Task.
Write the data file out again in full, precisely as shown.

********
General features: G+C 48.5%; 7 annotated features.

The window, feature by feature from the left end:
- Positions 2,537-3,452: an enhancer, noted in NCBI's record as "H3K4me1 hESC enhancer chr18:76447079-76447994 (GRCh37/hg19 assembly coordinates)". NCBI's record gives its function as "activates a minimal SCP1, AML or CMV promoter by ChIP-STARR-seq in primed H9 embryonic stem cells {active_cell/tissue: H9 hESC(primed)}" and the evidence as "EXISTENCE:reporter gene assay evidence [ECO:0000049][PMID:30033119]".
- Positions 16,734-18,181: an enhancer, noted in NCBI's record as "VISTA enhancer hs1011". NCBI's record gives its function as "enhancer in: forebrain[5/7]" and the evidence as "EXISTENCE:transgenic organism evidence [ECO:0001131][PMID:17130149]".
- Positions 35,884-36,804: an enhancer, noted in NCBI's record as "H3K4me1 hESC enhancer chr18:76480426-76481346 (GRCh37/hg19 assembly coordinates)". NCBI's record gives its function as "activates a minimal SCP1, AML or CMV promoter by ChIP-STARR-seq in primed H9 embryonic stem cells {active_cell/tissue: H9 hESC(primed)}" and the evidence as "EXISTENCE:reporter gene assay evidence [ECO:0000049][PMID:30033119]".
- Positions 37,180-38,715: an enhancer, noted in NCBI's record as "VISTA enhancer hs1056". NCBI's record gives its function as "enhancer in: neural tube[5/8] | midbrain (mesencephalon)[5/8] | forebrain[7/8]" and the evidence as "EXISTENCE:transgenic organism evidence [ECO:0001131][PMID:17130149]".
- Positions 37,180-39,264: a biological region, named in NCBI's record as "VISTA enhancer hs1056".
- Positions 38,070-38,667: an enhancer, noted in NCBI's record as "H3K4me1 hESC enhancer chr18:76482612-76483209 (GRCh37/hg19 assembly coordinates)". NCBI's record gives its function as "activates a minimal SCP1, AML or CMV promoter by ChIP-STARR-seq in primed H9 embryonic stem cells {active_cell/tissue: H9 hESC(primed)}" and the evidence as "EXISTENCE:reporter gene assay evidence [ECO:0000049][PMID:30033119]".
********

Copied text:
General features: G+C 48.5%; 7 annotated features.

The window, feature by feature from the left end:
- Positions 2,537-3,452: an enhancer, noted in NCBI's record as "H3K4me1 hESC enhancer chr18:76447079-76447994 (GRCh37/hg19 assembly coordinates)". NCBI's record gives its function as "activates a minimal SCP1, AML or CMV promoter by ChIP-STARR-seq in primed H9 embryonic stem cells {active_cell/tissue: H9 hESC(primed)}" and the evidence as "EXISTENCE:reporter gene assay evidence [ECO:0000049][PMID:30033119]".
- Positions 16,734-18,181: an enhancer, noted in NCBI's record as "VISTA enhancer hs1011". NCBI's record gives its function as "enhancer in: forebrain[5/7]" and the evidence as "EXISTENCE:transgenic organism evidence [ECO:0001131][PMID:17130149]".
- Positions 35,884-36,804: an enhancer, noted in NCBI's record as "H3K4me1 hESC enhancer chr18:76480426-76481346 (GRCh37/hg19 assembly coordinates)". NCBI's record gives its function as "activates a minimal SCP1, AML or CMV promoter by ChIP-STARR-seq in primed H9 embryonic stem cells {active_cell/tissue: H9 hESC(primed)}" and the evidence as "EXISTENCE:reporter gene assay evidence [ECO:0000049][PMID:30033119]".
- Positions 37,180-38,715: an enhancer, noted in NCBI's record as "VISTA enhancer hs1056". NCBI's record gives its function as "enhancer in: neural tube[5/8] | midbrain (mesencephalon)[5/8] | forebrain[7/8]" and the evidence as "EXISTENCE:transgenic organism evidence [ECO:0001131][PMID:17130149]".
- Positions 37,180-39,264: a biological region, named in NCBI's record as "VISTA enhancer hs1056".
- Positions 38,070-38,667: an enhancer, noted in NCBI's record as "H3K4me1 hESC enhancer chr18:76482612-76483209 (GRCh37/hg19 assembly coordinates)". NCBI's record gives its function as "activates a minimal SCP1, AML or CMV promoter by ChIP-STARR-seq in primed H9 embryonic stem cells {active_cell/tissue: H9 hESC(primed)}" and the evidence as "EXISTENCE:reporter gene assay evidence [ECO:0000049][PMID:30033119]".